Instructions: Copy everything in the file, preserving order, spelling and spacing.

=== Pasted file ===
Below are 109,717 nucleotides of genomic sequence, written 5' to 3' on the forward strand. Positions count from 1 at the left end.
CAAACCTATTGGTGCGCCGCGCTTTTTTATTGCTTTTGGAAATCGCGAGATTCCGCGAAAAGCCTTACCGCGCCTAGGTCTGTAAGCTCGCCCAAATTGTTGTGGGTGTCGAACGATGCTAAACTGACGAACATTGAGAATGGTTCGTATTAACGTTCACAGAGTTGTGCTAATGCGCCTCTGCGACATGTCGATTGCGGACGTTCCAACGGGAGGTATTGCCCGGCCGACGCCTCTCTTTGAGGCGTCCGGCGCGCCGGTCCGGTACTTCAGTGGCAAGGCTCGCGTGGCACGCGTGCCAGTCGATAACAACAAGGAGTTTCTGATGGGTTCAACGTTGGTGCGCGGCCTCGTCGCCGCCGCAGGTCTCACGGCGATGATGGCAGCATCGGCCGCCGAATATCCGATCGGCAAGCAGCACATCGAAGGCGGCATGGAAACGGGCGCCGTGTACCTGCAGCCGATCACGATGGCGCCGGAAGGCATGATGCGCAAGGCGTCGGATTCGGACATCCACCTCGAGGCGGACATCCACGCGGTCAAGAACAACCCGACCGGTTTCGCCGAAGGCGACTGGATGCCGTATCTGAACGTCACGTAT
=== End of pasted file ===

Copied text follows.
Below are 109,717 nucleotides of genomic sequence, written 5' to 3' on the forward strand. Positions count from 1 at the left end.
CAAACCTATTGGTGCGCCGCGCTTTTTTATTGCTTTTGGAAATCGCGAGATTCCGCGAAAAGCCTTACCGCGCCTAGGTCTGTAAGCTCGCCCAAATTGTTGTGGGTGTCGAACGATGCTAAACTGACGAACATTGAGAATGGTTCGTATTAACGTTCACAGAGTTGTGCTAATGCGCCTCTGCGACATGTCGATTGCGGACGTTCCAACGGGAGGTATTGCCCGGCCGACGCCTCTCTTTGAGGCGTCCGGCGCGCCGGTCCGGTACTTCAGTGGCAAGGCTCGCGTGGCACGCGTGCCAGTCGATAACAACAAGGAGTTTCTGATGGGTTCAACGTTGGTGCGCGGCCTCGTCGCCGCCGCAGGTCTCACGGCGATGATGGCAGCATCGGCCGCCGAATATCCGATCGGCAAGCAGCACATCGAAGGCGGCATGGAAACGGGCGCCGTGTACCTGCAGCCGATCACGATGGCGCCGGAAGGCATGATGCGCAAGGCGTCGGATTCGGACATCCACCTCGAGGCGGACATCCACGCGGTCAAGAACAACCCGACCGGTTTCGCCGAAGGCGACTGGATGCCGTATCTGAACGTCACGTAT